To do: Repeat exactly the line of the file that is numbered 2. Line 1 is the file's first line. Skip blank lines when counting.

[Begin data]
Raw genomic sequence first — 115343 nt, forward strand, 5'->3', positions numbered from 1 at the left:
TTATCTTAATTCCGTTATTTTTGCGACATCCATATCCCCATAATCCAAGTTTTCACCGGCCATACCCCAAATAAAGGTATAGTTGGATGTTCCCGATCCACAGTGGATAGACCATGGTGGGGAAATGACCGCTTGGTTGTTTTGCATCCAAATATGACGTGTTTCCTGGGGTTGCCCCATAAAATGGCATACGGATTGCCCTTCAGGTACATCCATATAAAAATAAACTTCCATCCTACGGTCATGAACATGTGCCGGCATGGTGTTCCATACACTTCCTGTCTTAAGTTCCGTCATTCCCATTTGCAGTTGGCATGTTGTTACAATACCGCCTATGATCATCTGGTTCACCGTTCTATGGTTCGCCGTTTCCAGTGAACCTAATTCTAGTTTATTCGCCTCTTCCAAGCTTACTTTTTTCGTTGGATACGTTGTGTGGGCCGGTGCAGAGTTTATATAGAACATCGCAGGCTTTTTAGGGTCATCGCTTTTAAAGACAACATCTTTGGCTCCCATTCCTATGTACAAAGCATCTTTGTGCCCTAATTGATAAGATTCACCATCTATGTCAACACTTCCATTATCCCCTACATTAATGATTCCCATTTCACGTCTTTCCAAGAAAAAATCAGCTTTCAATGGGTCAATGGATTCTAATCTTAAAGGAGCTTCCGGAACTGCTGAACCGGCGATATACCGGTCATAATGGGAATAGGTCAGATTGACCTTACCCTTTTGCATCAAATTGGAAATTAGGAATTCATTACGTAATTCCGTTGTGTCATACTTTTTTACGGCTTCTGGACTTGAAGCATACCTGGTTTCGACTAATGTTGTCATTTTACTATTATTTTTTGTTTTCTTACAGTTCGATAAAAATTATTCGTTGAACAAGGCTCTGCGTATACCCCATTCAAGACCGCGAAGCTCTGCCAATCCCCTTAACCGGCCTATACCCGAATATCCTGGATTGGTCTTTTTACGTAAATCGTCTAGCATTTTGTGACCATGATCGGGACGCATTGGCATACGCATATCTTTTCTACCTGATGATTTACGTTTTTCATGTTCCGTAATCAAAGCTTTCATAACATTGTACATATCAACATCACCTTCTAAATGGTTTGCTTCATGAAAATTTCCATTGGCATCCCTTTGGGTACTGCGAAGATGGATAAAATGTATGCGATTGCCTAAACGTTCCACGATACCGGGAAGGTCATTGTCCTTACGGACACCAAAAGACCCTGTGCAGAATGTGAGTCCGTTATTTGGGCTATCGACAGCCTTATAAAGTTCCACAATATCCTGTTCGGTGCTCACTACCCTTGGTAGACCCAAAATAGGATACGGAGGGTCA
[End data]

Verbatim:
TTATCTTAATTCCGTTATTTTTGCGACATCCATATCCCCATAATCCAAGTTTTCACCGGCCATACCCCAAATAAAGGTATAGTTGGATGTTCCCGATCCACAGTGGATAGACCATGGTGGGGAAATGACCGCTTGGTTGTTTTGCATCCAAATATGACGTGTTTCCTGGGGTTGCCCCATAAAATGGCATACGGATTGCCCTTCAGGTACATCCATATAAAAATAAACTTCCATCCTACGGTCATGAACATGTGCCGGCATGGTGTTCCATACACTTCCTGTCTTAAGTTCCGTCATTCCCATTTGCAGTTGGCATGTTGTTACAATACCGCCTATGATCATCTGGTTCACCGTTCTATGGTTCGCCGTTTCCAGTGAACCTAATTCTAGTTTATTCGCCTCTTCCAAGCTTACTTTTTTCGTTGGATACGTTGTGTGGGCCGGTGCAGAGTTTATATAGAACATCGCAGGCTTTTTAGGGTCATCGCTTTTAAAGACAACATCTTTGGCTCCCATTCCTATGTACAAAGCATCTTTGTGCCCTAATTGATAAGATTCACCATCTATGTCAACACTTCCATTATCCCCTACATTAATGATTCCCATTTCACGTCTTTCCAAGAAAAAATCAGCTTTCAATGGGTCAATGGATTCTAATCTTAAAGGAGCTTCCGGAACTGCTGAACCGGCGATATACCGGTCATAATGGGAATAGGTCAGATTGACCTTACCCTTTTGCATCAAATTGGAAATTAGGAATTCATTACGTAATTCCGTTGTGTCATACTTTTTTACGGCTTCTGGACTTGAAGCATACCTGGTTTCGACTAATGTTGTCATTTTACTATTATTTTTTGTTTTCTTACAGTTCGATAAAAATTATTCGTTGAACAAGGCTCTGCGTATACCCCATTCAAGACCGCGAAGCTCTGCCAATCCCCTTAACCGGCCTATACCCGAATATCCTGGATTGGTCTTTTTACGTAAATCGTCTAGCATTTTGTGACCATGATCGGGACGCATTGGCATACGCATATCTTTTCTACCTGATGATTTACGTTTTTCATGTTCCGTAATCAAAGCTTTCATAACATTGTACATATCAACATCACCTTCTAAATGGTTTGCTTCATGAAAATTTCCATTGGCATCCCTTTGGGTACTGCGAAGATGGATAAAATGTATGCGATTGCCTAAACGTTCCACGATACCGGGAAGGTCATTGTCCTTACGGACACCAAAAGACCCTGTGCAGAATGTGAGTCCGTTATTTGGGCTATCGACAGCCTTATAAAGTTCCACAATATCCTGTTCGGTGCTCACTACCCTTGGTAGACCCAAAATAGGATACGGAGGGTCA